Vegetarian diet rich in nuts, vegetables and soy may reduce stroke risk
Another good news for the vegetarians-a new study published in Neurology links consumption of a vegetarian diet rich in nuts, vegetables and soy to a lower risk of stroke.
MINNEAPOLIS-Many studies agree that a vegetarian diet can offer a range of health benefits including reducing the risk of cardiovascular disease and various types of cancer. It may also reduce the risk of metabolic syndrome, which includes obesity and type 2 diabetes.Researchers have found that people who eat a vegetarian diet rich in nuts, vegetables and soy may have a lower risk of stroke...
MINNEAPOLIS-Many studies agree that a vegetarian diet can offer a range of health benefits including reducing the risk of cardiovascular disease and various types of cancer. It may also reduce the risk of metabolic syndrome, which includes obesity and type 2 diabetes.
Researchers have found that people who eat a vegetarian diet rich in nuts, vegetables and soy may have a lower risk of stroke than people who eat a diet that includes meat and fish. The study has been published in the online issue of Neurology®, the medical journal of the American Academy of Neurology.
"Stroke is the second most common cause of death worldwide and a leading cause of disability," said study author Chin-Lon Lin, M.D., of Tzu Chi University in Hualien, Taiwan. "Stroke can also contribute to dementia. If we could reduce the number of strokes by people making changes to their diets, that would have a major impact on overall public health."
The study involved two groups of people from Buddhist communities in Taiwan where a vegetarian diet is encouraged, and smoking and drinking alcohol are discouraged. Approximately 30% of participants in both groups were vegetarians. Of the vegetarians, 25% were men. Researchers defined vegetarians as people who did not eat any meat or fish.
At the start of the study, the average age of all participants was 50 and none had experienced a stroke. The first group of 5,050 people was followed for an average of six years. The second group of 8,302 people was followed for an average of nine years. Participants were given medical exams at the start of the study and asked about their diet.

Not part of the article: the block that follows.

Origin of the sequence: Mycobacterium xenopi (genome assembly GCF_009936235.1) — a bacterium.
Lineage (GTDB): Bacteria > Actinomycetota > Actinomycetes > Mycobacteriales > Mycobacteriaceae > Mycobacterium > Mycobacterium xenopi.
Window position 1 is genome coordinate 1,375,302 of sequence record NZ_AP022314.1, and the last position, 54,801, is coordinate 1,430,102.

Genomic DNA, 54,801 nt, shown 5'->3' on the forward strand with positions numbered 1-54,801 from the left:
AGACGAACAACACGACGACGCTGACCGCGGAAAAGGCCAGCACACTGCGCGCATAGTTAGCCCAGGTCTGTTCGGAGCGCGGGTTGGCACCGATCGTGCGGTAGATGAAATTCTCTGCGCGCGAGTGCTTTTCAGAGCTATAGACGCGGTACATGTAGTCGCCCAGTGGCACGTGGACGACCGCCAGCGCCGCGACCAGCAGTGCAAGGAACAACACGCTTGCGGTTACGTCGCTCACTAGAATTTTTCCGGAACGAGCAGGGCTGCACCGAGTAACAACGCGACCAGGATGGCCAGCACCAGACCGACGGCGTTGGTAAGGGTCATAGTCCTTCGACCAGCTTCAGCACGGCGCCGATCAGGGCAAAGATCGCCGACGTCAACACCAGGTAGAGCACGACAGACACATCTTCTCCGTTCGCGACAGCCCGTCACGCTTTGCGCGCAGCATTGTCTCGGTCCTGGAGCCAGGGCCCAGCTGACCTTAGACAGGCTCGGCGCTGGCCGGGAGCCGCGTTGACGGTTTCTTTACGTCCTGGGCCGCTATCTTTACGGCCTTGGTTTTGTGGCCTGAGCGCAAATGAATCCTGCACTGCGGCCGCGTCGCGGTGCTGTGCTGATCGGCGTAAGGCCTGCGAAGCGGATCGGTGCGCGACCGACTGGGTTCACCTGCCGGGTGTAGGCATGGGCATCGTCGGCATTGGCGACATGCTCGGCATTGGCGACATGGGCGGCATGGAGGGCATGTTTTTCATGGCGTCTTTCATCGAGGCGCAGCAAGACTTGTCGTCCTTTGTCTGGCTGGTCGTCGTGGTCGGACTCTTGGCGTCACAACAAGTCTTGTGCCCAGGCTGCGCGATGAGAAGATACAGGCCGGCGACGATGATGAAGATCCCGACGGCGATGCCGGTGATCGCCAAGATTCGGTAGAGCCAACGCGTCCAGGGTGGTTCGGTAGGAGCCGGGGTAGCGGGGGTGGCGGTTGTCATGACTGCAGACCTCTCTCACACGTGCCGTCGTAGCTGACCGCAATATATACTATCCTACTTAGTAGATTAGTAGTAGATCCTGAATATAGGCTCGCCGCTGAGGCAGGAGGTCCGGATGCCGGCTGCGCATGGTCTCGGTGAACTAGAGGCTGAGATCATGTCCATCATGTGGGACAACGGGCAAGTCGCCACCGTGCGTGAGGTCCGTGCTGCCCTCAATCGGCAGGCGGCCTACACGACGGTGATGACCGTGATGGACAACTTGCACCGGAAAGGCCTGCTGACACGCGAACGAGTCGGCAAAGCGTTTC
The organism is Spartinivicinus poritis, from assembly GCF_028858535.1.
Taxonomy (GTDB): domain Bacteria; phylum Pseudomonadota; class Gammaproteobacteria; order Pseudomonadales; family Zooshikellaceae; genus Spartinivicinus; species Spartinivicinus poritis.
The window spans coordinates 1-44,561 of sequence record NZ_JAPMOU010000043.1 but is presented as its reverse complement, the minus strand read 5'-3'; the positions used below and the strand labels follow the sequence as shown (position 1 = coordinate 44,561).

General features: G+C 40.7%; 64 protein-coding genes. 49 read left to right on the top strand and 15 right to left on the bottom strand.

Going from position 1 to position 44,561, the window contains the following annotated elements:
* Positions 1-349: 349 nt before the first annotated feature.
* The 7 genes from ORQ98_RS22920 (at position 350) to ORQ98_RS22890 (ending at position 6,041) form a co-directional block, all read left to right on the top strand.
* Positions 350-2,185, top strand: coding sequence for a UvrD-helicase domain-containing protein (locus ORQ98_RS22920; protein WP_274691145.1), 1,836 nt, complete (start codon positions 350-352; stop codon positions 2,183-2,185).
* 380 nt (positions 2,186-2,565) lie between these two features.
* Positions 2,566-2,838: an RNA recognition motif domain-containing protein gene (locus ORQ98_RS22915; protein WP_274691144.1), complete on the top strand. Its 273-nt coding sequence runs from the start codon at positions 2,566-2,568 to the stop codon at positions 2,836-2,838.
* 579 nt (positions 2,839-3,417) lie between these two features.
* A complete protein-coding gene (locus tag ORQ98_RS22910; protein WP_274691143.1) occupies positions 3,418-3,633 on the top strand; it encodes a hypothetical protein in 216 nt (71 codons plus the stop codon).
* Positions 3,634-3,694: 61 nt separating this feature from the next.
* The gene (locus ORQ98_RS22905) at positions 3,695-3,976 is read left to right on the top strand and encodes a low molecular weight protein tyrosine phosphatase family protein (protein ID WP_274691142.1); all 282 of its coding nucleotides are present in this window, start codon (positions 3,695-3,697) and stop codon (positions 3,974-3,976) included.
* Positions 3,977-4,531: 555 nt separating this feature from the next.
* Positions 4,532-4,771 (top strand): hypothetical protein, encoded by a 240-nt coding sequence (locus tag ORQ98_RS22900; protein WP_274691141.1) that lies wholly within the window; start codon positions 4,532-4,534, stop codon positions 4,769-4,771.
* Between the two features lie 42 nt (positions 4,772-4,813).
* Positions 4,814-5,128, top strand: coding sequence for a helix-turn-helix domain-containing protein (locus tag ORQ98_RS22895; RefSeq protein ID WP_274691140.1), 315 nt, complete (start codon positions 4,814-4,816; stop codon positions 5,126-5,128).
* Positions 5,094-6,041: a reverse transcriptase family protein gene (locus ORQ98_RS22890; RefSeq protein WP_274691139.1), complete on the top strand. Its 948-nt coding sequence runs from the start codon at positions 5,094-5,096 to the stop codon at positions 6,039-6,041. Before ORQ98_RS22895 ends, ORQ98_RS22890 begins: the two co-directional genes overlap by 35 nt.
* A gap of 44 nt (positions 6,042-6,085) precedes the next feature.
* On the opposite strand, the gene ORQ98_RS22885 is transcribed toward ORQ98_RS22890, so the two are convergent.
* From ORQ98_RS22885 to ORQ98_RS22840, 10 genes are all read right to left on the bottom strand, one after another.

Vegetarians ate more nuts, vegetables and soy than non-vegetarians and consumed less dairy. Both groups consumed the same amount of eggs and fruit. Vegetarians ate more fibre and plant protein. They also ate less animal protein and fat.
Researchers then looked at a national database to determine the numbers of strokes participants had during the course of the study.
In the first group of 5,050 people, there were 54 strokes. For ischemic strokes, which are strokes when blood flow to part of the brain is blocked, there were three strokes among 1,424 vegetarians, or 0.21%, compared to 28 strokes among 3,626 non-vegetarians, or 0.77%. After adjusting for age, sex, smoking and health conditions like high blood pressure and diabetes, researchers found vegetarians in this group had a 74% lower risk of ischemic stroke than non-vegetarians.
In the second group of 8,302 people, there were 121 strokes. For both ischemic and hemorrhagic strokes, also called bleeding strokes, there were 24 strokes among 2,719 vegetarians, or 0.88%, compared to 97 strokes among 5,583 non-vegetarians, or 1.73%. After adjusting for other factors, researchers found vegetarians in this group had a 48% lower risk of overall stroke than non-vegetarians, a 60% lower risk of ischemic stroke and a 65% lower risk of hemorrhagic stroke.
"Overall, our study found that a vegetarian diet was beneficial and reduced the risk of ischemic stroke even after adjusting for known risk factors like blood pressure, blood glucose levels and fats in the blood," said Lin. "This could mean that perhaps there is some other protective mechanism that may protect those who eat a vegetarian diet from a stroke."
One limitation of the study was that the diet of participants was only assessed at the start of the study, so it is not known if participants' diets changed over time. Another limitation was that the study participant did not drink or smoke, so results may not reflect the general population. Also, results from the study population in Taiwan may not be generalizable worldwide. Finally, there could be other factors, not accounted for, that might affect stroke risk.
The study was supported by the Taiwan Department of Health, the Buddhist Dalin Tzu Chi General Hospital, the Buddhist Tzu Chi Medical Foundation and the Taiwan Ministry of Science and Technology.
For further reference log on to :
Tina H.T. Chiu, Huai-Ren Chang, Ling-Yi Wang, Chia-Chen Chang, Ming-Nan Lin, Chin-Lon Lin. Vegetarian diet and incidence of total, ischemic, and hemorrhagic stroke in 2 cohorts in Taiwan. Neurology, 2020; 10.1212/WNL.0000000000009093 DOI: 10.1212/WNL.0000000000009093
Dr Kamal Kant Kohli-MBBS, DTCD- a chest specialist with more than 30 years of practice and a flair for writing clinical articles, Dr Kamal Kant Kohli joined Medical Dialogues as a Chief Editor of Medical News. Besides writing articles, as an editor, he proofreads and verifies all the medical content published on Medical Dialogues including those coming from journals, studies,medical conferences,guidelines etc. Before Joining Medical Dialogues, he has served at important positions in the medical industry in India including as the Hony. Secretary of the Delhi Medical Association as well as the chairman of Anti-Quackery Committee in Delhi and worked with other Medical Councils in India. Email: firstname.lastname@example.org. Contact no. 011-43720751